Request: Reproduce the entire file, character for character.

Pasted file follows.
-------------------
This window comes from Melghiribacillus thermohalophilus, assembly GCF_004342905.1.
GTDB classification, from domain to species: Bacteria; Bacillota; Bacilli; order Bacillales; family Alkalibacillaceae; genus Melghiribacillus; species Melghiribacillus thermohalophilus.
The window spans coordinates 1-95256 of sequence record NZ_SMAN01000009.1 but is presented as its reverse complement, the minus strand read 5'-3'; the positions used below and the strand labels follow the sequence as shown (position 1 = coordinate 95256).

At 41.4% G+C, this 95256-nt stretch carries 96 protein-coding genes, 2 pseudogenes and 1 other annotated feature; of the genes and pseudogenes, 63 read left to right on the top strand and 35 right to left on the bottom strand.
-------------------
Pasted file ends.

This window comes from Melghiribacillus thermohalophilus, assembly GCF_004342905.1.
GTDB classification, from domain to species: Bacteria; Bacillota; Bacilli; order Bacillales; family Alkalibacillaceae; genus Melghiribacillus; species Melghiribacillus thermohalophilus.
The window spans coordinates 1-95256 of sequence record NZ_SMAN01000009.1 but is presented as its reverse complement, the minus strand read 5'-3'; the positions used below and the strand labels follow the sequence as shown (position 1 = coordinate 95256).

At 41.4% G+C, this 95256-nt stretch carries 96 protein-coding genes, 2 pseudogenes and 1 other annotated feature; of the genes and pseudogenes, 63 read left to right on the top strand and 35 right to left on the bottom strand.